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Monday, January 31, 2005

Cross Post fromCross Currents

The following was posted as an answer to a query re what previous gedolim saw fit to ban in the post war period, one of great advancement in Torah Judaism:
Leapa asks: “What do you think [R. Aharon Kotler] would have thought about the various bans and cherems so popular today?”
I’m not qualified to answer this question on my father’s behalf, but in a previous article, following the banning of Making Of A Godol, he wrote:
“We often point to the life and example of the outstanding Torah personalities who led our community during the formative post-Holocaust years, people of great stature who gave us inspiration and direction. There is a lesson to be learned from how they exercised their vast and essentially unchallenged authority, how they led by example and teaching and not by issuing a constant stream of prohibitory rulings.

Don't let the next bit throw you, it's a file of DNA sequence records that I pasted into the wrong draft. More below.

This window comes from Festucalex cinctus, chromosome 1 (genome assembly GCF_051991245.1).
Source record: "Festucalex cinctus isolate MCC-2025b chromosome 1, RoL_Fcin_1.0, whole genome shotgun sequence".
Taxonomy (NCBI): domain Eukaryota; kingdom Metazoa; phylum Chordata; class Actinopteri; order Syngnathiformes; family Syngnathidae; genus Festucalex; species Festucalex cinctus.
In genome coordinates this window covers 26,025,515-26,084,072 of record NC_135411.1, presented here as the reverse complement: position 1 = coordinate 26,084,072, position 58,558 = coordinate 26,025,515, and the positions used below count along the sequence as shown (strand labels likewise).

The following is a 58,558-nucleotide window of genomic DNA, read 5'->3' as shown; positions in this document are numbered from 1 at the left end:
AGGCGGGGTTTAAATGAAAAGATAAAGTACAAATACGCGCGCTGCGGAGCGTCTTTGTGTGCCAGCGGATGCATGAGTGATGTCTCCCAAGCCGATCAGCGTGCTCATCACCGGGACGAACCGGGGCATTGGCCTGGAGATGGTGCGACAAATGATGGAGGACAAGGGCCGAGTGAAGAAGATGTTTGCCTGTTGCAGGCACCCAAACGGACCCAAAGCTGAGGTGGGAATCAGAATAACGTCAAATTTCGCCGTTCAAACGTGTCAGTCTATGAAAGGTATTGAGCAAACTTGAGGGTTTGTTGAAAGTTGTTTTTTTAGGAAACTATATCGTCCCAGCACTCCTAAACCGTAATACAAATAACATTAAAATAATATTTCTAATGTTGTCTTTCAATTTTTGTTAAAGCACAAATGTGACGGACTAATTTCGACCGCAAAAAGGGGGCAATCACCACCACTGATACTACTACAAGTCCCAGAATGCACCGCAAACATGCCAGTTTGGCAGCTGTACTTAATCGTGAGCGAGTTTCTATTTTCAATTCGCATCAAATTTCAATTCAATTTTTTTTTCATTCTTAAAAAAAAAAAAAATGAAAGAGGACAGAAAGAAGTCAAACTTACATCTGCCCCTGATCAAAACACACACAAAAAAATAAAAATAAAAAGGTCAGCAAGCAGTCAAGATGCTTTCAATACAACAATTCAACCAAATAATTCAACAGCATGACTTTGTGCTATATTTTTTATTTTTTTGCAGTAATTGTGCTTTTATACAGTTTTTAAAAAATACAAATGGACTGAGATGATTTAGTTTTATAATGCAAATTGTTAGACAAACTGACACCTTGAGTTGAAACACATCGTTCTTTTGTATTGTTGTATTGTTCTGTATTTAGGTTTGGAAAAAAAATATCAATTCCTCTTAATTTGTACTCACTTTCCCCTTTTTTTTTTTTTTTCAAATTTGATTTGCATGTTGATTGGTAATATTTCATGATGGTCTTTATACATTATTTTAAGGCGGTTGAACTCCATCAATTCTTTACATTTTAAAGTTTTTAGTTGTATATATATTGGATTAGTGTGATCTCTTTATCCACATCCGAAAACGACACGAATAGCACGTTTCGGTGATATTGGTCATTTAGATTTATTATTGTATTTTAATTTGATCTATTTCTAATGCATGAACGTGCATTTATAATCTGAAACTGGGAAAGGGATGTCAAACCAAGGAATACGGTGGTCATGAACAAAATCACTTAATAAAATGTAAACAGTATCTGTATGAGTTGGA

“The foremost of these Torah giants was the great Rosh Yeshiva of Lakewood. In the twenty years of his fervent and fevered activity on behalf of the Torah world, he essentially was responsible for just one major prohibitory ruling, it being against Orthodox membership in rabbinical bodies with non-Orthodox Jews. This ruling came more than fifteen years after he arrived on these shores. In that great period of the development of American Orthodox Jewry, the Gedolei Torah were constantly occupied with major issues. They did not shirk their obligation to lead and they did not lead by prohibiting that which perhaps should have been criticized and not prohibited.”

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